Milwaukee Journal Sentinel reporter John Fauber deserves kudos for his dogged reporting on some unsavory practices in the medical profession. It was especially nice to see his latest piece—so refreshing and so different from the doctor stories the press has been feeding us lately. You know, the ones about physicians whining and wailing that Congress hasn’t yet agreed to ditch a scheduled Medicare fee cut.
Fauber tells the tale of Dr. Richard Page, who co-authored a paper last year about an international study of a new drug for treating atrial fibrillation—an irregular heartbeat—that led to FDA approval of Multaq, a mega-buck hit for its maker, Sanofi-Aventis. In Milwaukee, one Walgreens drug store was selling it for about $3500 a year. Page, it seems, put his name on the paper, vouching for the accuracy and completeness of the study even though he had not seen or much less evaluated the raw data behind the conclusions it reached. And what was that conclusion? Multaq significantly reduced cardiovascular deaths, a finding published in the New England Journal of Medicine in early 2009.
Page, who chairs of the department of medicine at the University of Wisconsin’s School of Medicine, told the paper that it all comes down to trusting the drug company: “These companies, if they were falsifying data, wouldn’t be kept in business if that were found out. I was satisfied and remain satisfied that the study was conducted in an appropriate way.” Page and his other co-authors all had financial ties to Sanofi-Aventis when the study was conducted. Page, who worked at the University of Washington when the study was done, said that his work as a paid consultant ended in May 2008, when he became president of a medical society that did not allow financial connections to the drug industry.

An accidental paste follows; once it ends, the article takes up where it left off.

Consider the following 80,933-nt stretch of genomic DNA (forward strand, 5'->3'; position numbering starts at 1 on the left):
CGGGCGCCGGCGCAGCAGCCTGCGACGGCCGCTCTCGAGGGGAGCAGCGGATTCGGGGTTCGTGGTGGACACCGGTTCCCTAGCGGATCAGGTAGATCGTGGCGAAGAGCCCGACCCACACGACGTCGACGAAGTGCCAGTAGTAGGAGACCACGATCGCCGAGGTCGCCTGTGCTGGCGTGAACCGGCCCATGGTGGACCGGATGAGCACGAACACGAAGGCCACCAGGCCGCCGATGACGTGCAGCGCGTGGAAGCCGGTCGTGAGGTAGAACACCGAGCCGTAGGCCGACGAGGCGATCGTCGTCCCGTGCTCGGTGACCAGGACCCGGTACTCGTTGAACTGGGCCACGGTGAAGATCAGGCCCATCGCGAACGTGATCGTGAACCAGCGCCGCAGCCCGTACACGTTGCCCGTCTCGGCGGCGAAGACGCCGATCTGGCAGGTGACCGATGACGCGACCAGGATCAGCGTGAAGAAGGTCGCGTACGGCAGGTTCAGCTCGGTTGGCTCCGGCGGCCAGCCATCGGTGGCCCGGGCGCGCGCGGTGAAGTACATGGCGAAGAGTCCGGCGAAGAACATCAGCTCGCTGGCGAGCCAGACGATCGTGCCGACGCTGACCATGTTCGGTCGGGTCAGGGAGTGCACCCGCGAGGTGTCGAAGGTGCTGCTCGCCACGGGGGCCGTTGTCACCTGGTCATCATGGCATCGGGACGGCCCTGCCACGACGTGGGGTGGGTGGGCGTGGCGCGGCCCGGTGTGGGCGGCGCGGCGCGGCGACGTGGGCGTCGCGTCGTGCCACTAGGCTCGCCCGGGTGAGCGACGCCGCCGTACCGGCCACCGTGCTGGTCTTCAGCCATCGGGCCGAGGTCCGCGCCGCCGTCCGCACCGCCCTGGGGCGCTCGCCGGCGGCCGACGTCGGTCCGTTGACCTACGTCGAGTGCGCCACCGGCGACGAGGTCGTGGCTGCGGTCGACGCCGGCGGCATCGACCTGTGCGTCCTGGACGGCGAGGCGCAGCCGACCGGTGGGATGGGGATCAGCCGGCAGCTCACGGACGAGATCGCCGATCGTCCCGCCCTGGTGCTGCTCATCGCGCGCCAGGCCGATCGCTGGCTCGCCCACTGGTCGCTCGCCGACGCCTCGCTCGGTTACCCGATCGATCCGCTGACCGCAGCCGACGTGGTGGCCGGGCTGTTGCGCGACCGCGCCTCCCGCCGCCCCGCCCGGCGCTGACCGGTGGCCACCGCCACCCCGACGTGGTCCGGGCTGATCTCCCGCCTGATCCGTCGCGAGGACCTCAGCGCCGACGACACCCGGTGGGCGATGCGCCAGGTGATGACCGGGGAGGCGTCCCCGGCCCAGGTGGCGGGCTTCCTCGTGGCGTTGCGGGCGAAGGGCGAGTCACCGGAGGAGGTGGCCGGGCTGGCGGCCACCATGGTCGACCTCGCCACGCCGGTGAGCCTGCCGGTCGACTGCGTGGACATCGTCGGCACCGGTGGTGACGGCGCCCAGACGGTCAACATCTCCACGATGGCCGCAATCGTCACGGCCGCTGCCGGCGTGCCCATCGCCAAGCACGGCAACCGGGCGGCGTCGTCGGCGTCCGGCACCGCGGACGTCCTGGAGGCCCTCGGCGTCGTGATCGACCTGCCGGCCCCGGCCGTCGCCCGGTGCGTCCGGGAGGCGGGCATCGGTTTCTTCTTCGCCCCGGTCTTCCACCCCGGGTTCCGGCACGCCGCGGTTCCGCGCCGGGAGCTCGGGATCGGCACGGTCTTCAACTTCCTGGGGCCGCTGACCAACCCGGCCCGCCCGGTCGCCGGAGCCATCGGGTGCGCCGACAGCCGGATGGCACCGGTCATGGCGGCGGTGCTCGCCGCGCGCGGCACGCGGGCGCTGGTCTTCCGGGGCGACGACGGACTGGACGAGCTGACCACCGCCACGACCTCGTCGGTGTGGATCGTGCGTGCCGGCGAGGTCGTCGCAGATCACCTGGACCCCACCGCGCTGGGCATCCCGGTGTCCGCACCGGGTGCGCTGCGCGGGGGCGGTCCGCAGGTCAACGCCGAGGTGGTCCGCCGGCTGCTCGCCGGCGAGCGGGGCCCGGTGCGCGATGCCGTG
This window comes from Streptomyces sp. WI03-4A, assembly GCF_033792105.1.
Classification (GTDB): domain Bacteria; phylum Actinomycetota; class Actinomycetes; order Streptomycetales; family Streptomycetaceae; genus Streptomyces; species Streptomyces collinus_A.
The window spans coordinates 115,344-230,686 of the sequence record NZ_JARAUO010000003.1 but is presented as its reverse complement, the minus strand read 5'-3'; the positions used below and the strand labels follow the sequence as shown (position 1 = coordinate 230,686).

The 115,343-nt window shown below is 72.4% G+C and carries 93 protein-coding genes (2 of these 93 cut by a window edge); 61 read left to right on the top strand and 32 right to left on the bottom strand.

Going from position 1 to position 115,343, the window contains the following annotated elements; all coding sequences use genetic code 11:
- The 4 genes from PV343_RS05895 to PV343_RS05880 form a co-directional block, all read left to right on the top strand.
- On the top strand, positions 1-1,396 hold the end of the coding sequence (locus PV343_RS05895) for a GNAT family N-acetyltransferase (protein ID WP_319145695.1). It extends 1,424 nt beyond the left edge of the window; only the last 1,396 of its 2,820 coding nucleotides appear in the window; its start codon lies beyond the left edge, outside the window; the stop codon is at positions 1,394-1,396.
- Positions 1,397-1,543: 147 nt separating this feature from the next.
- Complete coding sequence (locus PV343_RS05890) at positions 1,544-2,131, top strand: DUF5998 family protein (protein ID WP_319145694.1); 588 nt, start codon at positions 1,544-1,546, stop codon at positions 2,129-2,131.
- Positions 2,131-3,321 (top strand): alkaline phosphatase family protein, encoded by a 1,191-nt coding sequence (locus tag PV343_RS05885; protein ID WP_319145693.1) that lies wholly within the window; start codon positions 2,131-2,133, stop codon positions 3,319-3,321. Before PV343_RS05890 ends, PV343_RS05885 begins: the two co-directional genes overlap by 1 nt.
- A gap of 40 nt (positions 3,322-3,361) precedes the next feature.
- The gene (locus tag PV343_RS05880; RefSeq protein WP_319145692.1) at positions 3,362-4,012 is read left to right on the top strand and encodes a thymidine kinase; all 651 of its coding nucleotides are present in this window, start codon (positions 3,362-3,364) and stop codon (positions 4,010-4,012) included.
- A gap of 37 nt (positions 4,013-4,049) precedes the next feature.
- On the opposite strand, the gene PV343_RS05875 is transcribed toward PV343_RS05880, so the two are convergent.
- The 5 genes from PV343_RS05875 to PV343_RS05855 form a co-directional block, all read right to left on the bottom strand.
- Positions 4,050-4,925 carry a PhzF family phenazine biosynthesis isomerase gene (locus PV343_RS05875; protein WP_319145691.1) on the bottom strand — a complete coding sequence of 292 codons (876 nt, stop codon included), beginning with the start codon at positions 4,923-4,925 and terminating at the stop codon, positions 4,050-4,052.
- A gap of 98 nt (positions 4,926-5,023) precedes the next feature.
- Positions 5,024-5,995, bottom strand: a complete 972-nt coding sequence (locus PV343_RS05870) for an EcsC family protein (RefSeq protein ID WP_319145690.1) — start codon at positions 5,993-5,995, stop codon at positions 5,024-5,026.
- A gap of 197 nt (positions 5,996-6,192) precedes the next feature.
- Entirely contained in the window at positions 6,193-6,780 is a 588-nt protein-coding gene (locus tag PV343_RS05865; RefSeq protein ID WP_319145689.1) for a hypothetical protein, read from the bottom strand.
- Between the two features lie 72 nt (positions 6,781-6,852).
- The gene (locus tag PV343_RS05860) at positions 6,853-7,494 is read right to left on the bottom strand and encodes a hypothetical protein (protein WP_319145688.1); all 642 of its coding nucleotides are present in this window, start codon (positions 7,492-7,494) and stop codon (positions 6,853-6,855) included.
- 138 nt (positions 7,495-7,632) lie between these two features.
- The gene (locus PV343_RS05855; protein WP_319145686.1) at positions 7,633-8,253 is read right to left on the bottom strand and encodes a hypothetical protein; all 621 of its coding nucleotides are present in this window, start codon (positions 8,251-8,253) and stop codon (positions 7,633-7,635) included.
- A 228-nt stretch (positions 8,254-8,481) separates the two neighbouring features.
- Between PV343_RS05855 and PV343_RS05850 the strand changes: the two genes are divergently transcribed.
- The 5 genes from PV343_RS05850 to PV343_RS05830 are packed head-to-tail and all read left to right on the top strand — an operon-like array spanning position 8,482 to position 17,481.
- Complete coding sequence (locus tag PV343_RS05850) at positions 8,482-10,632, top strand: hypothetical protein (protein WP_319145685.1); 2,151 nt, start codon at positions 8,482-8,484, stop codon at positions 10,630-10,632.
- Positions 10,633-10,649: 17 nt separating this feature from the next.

This is the kind of reporting that’s hard to do. It takes time to piece together information on clinical trials, understand what’s missing from the results, and find the discrepancies in the data. In this case, there were lots of questions. Shortly after the New England Journal published the Multaq study, an FDA advisory panel met and criticized the claim that the drug significantly reduced deaths from cardiovascular disease. In fact, Fauber reported that, even before it hit the market, Multaq had been linked to serious problems. Another trial, conducted in 2003, had to be stopped because more patients taking the drug were dying than those taking a placebo.
He also pointed out that the FDA later got its hands on the unanalyzed raw data and did its own analysis. He read the transcript of the FDA advisory panel meeting and talked to members of the committee who raised questions about how the study was conducted, not about falsifying data. One member told him that the study originally included 4300 patients, but that those subjects didn’t show there was a “significant benefit in reducing cardiovascular deaths.” The trial was then expanded to include 328 more patients, and this time the study showed five deaths among participants in the placebo group and one in the Multaq group. Fauber told readers that finding—considering the additional sample—was apparently sufficient in the eyes of the company’s researchers to report a significant benefit. But one member of the committee said it was improper to change the rules in the middle of the game.
When Fauber asked Page about this, both he and the study’s lead author, a German doctor, refused to comment. That’s another problem covering these kinds of stories. Tight-lipped and thin-skinned docs are an occupational hazard, and often their propensity to stonewall deters even the best reporters.
What’s too often missing is context. How does what you are reporting fit into the larger scheme of similar issues? As CJR has pointed out over the years, media reports about new drug studies often fail to provide this context. Fauber’s story offers a lot of it. For example, he talks about the troubles of Vioxx and the role of the medical journals in passing along questionable information about new drugs. He interviewed the executive editor of the New England Journal of Medicine, who said “we are living in the real world here. They (drug companies) own it. It’s their data.” Maybe so, but the Journal Sentinel thought that heart patients in Wisconsin deserved to know more.
Fauber’s story, published as a joint project with MedPage Today, which analyzes breaking news from a clinical perspective, reminds us of certain conflicts—hidden and not so hidden—in medicine, and the harm they can bring to unsuspecting patients. We hope Fauber continues to expose these for his readers and the rest of us, while setting a fine example for other reporters to follow.
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